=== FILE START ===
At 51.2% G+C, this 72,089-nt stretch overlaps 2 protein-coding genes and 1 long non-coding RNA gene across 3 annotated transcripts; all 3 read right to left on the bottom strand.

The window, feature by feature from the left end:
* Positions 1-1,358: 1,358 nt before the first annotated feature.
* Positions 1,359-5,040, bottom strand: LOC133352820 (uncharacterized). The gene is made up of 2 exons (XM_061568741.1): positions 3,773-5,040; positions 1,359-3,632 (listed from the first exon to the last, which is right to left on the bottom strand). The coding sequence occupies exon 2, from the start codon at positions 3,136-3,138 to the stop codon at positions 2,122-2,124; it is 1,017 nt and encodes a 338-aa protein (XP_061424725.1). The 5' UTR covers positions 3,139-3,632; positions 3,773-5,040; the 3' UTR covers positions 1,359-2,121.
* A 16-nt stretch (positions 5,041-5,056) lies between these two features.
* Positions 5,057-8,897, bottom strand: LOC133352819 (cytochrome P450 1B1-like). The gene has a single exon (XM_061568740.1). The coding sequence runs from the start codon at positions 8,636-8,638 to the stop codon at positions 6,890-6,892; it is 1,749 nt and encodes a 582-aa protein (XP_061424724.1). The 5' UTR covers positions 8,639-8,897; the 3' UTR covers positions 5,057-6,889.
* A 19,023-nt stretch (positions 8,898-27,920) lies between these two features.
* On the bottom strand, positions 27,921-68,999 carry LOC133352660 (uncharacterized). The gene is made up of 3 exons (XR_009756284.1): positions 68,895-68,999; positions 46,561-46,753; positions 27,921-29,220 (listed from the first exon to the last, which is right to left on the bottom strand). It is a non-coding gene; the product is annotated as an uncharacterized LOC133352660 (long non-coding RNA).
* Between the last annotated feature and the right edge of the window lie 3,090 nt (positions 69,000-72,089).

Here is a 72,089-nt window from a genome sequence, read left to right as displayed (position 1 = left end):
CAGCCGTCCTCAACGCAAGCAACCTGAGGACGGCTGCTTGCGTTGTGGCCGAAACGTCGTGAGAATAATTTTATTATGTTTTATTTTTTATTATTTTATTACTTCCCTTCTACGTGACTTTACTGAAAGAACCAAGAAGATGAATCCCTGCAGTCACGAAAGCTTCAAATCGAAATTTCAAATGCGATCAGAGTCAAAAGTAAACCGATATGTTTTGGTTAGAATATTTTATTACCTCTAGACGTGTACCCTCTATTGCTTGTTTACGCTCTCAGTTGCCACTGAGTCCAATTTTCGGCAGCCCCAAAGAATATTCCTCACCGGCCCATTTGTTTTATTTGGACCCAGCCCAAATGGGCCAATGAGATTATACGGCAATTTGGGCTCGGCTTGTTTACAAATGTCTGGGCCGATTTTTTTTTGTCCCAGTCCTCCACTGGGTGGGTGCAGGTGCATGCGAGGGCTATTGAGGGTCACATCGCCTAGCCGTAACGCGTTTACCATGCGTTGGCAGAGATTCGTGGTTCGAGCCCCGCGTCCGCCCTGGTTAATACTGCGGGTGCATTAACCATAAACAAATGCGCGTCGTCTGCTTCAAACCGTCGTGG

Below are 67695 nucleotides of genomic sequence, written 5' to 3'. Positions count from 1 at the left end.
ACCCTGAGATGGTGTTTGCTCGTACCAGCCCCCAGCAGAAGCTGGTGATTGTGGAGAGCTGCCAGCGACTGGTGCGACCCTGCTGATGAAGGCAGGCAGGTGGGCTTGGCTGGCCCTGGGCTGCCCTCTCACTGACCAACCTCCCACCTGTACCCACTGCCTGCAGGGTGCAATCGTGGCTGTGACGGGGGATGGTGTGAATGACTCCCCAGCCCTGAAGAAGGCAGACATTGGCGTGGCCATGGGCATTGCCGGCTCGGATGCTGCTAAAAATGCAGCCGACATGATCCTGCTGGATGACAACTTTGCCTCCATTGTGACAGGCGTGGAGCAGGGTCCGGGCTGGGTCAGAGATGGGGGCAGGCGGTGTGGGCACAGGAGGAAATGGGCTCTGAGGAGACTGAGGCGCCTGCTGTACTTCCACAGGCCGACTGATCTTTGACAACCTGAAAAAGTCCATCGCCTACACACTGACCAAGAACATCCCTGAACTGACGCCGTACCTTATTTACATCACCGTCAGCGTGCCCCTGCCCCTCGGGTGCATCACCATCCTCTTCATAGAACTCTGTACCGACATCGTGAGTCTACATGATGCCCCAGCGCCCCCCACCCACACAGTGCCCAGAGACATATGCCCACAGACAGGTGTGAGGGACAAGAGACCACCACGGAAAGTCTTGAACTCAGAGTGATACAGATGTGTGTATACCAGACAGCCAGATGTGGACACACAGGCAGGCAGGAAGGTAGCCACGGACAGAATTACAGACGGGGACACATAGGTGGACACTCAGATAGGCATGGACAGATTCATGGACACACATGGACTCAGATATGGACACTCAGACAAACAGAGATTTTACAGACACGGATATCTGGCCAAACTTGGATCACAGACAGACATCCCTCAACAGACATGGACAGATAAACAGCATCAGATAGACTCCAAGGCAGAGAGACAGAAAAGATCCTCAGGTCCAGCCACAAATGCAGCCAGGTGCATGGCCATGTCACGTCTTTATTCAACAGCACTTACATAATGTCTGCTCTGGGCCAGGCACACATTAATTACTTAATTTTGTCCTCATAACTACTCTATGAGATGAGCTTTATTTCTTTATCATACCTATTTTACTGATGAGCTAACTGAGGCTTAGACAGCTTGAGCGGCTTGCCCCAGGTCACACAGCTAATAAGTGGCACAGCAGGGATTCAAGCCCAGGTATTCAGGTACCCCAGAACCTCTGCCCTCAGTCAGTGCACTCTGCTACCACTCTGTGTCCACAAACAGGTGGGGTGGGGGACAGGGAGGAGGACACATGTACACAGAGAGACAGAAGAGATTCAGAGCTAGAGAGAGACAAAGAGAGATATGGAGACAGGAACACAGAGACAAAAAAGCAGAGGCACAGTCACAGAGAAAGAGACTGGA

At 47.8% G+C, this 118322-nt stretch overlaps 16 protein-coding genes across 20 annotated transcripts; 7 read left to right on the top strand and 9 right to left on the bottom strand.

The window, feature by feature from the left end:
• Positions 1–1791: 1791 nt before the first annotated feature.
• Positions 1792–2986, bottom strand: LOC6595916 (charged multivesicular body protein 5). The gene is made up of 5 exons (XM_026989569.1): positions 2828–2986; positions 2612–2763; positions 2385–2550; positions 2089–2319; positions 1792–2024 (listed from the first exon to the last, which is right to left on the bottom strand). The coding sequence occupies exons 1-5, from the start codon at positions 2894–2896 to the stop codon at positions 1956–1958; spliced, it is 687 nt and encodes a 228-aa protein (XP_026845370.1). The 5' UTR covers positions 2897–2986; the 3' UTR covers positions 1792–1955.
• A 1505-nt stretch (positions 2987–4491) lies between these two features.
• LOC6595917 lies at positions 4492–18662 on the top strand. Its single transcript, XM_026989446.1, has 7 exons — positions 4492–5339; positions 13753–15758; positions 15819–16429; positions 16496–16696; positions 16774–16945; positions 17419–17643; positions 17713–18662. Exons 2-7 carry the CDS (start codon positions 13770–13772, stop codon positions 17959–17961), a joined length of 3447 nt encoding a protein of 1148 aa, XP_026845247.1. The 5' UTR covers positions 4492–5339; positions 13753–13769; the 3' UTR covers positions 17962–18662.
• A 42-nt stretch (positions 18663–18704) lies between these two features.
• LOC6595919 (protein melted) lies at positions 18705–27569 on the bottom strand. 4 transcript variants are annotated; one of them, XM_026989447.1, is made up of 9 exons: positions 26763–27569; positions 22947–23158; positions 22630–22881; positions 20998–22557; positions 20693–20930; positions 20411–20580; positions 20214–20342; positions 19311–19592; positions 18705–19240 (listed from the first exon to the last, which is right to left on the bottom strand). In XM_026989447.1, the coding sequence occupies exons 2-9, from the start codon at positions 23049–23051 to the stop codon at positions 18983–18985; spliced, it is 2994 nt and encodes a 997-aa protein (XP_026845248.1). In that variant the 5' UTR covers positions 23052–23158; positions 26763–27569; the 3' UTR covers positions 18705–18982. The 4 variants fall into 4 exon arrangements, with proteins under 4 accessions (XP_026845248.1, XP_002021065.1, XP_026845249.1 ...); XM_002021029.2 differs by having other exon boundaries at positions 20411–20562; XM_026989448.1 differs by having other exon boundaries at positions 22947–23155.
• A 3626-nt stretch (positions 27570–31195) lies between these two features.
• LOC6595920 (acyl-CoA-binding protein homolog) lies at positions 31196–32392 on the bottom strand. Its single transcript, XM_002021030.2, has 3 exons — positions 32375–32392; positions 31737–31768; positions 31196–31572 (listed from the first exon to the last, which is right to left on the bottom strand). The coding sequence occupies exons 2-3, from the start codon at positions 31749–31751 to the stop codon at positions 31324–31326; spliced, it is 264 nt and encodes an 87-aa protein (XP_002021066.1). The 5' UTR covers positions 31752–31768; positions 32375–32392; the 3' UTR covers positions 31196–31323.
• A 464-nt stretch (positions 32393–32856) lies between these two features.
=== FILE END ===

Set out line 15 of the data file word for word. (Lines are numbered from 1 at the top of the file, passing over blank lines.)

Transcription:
The window, feature by feature from the left end: